Stephen Hargrove's Writer Workflow

January 25, 2012 by Gabe | [mmd] |

This is the third installment of Writer Workflows and Stephen Hargrove graciously answers some questions about how he writes.

I stumbled across Stephen’s writing at Spirit of Nine when I was researching some small project. He writes about the geeky kind of stuff that piques my interest. For example, Stephen has developed his own blog archive system using Day One. Not to mention he has developed an impressive static blogging system based on Dropbox.

I choose very carefully when adding feeds to my daily reading and Spirit of Nine easily made the cut.

MD: Why do you write at Spirit of Nine?

I enjoy writing. It’s just a thing I do. A writer writes, so I write. I also write over at with Dave Metzener, although not as frequently as I probably should. (Sorry, Dave!)

MD: How do you capture your ideas and research an article for Spirit of Nine?

I don’t write many long form posts, so I don’t currently have a need for an extensive capture/research system. I hope to change this over time though. I’d like to write more long form and fewer “LOL HERE IS A LINK” posts (although there’ll always be a place for the short and quick links).

I typically bookmark a link in Pinboard and tag it something like research along with something else meaningful. I have a folder on Dropbox called research with sub-folders for each post I’m working on. This folder will contain all the images and usually a text file or two containing references and thoughts. Once I’m done with a subject, I usually delete the bookmarks from Pinboard because I’m anal that way. (I’ve just looked at my research tag and can see that I’m not near as anal as I need to be. Also, I either need to write those posts or delete the bookmarks. My Pinboard is getting cluttered.) Pinboard is a fantastic bookmarking service and I highly recommend it. Love it.

I’ve been using Remember The Milk for years and I have reminders set up there to keep me moving forward on various articles, ideas, and things I want/need to read. I consider RTM a foundation stone. I’ve tried other task managers over the years but have yet to find one that works as well for me. However, as with all things, I’m willing to consider alternatives. If I found something that worked better, I’d switch.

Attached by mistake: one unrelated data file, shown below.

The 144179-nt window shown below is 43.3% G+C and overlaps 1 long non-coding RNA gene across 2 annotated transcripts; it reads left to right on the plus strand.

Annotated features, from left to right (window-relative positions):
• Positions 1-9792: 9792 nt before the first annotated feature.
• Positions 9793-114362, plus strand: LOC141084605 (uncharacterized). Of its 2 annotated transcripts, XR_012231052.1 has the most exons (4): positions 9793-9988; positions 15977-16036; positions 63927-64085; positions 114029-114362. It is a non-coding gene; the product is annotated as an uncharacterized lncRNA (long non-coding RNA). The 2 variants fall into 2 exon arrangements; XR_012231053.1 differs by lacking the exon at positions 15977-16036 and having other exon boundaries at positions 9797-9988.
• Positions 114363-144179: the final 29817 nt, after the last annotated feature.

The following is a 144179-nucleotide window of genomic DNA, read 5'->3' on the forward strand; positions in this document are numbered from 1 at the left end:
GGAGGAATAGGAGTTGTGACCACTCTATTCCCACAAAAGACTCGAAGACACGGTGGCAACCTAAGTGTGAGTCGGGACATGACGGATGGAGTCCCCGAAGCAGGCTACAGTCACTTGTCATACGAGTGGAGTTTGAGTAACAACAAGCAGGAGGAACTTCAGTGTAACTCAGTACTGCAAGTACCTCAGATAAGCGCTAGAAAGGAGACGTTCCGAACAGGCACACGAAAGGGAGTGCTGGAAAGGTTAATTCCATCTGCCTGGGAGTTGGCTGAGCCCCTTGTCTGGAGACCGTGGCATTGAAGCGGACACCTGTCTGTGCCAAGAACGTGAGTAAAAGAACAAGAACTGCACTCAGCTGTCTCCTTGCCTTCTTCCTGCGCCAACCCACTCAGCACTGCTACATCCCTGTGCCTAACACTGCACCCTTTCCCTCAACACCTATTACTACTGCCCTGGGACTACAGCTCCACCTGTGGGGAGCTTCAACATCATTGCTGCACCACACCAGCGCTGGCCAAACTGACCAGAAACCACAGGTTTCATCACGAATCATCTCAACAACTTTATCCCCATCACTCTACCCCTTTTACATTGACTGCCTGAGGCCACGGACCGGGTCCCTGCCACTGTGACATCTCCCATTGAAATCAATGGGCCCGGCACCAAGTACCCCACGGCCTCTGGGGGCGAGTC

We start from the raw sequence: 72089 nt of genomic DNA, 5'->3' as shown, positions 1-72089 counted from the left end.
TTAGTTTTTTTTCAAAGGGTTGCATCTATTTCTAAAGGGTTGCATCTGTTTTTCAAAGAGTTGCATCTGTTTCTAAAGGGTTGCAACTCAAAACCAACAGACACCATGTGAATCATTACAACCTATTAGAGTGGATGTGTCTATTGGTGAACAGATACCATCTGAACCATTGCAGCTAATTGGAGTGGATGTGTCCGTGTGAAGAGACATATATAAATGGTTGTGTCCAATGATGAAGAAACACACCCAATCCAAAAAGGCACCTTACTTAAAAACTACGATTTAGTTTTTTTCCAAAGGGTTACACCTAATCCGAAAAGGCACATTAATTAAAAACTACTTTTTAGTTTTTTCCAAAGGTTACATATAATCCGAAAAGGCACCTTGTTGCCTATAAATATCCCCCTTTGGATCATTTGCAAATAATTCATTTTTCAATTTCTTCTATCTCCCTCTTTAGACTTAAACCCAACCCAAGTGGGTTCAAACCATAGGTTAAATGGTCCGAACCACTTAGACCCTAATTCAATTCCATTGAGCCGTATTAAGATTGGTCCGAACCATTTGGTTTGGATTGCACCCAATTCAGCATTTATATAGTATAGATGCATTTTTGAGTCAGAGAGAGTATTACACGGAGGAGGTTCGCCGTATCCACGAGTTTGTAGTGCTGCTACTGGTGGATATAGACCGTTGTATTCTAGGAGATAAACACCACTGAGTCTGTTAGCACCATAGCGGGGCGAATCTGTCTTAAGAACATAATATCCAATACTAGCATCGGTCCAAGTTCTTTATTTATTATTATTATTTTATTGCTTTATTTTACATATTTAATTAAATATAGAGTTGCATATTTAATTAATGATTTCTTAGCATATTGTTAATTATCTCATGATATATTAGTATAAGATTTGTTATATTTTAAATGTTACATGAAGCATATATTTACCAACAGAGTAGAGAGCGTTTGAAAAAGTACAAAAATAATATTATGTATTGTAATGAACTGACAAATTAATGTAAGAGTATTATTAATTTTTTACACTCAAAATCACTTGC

MD: Can you provide an overview of your writing process?

  1. Find something that interests me.

  2. Research if necessary.

  3. Reflect/think.

  4. Write/edit.

  5. Does it suck?

    a. If yes, go to Step 2.

    b. If no, publish.

I think this process is pretty generic to anyone who writes (with the exception, sadly, of Steps 3 and 5). Step 1 is vital. I don’t like writing about boring things. Or if I feel something is getting enough attention (Apple’s iBook file format currently comes to mind), I won’t write about it unless I think I have a unique spin or something to contribute. This leads to fewer posts, but that’s fine. I don’t aspire to be an echo chamber.

MD: How long have you been doing it this way?

I’ve done it this way forever. When written out, it looks so boring. It could definitely do with some super heroes, car chases, or explosions.

MD: Do you have a specific work environment or setup for researching and composing an article?

Is this where I talk about hardware? Okay! I have a 27“ iMac where I do most of my programming and writing. I also have a 13” MacBook Air for writing. I love them both, fiercely. I have an iPad also, but I’m still trying to figure out how it best fits in the creative picture.

Almost all of my blogging and coding is done in TextMate. I use AppleScript Editor, too. (I could use TextMate for this, but I don’t code AppleScript often enough to care.) Sometimes I use Scrivener and am considering switching to it for all my writing because it lets me keep all my notes, etc., in one place. I’m just not comfortable with it’s syncing capabilities yet.

I store all my files on Dropbox. That’s kind of a no-brainer.

I’m a Markdown junky. While I’m writing a post, I preview it in Marked, which is one of my favorite apps. It’s so simple and so obvious. Using it makes me smile.

I use Acorn for processing images. I have Photoshop but it’s overkill for 99% of what I do on the website. Acorn makes me feel like I’m not an idiot. The guys at Flying Meat have some great AppleScripts for manipulating images in Acorn and I shameless borrowed from them when I was customizing my workflow.

MD: Does your workflow change based on the type of post?

Not really. By the time I start writing, I have most of what I need in front of me.

MD: What are your custom tweaks to your workflow?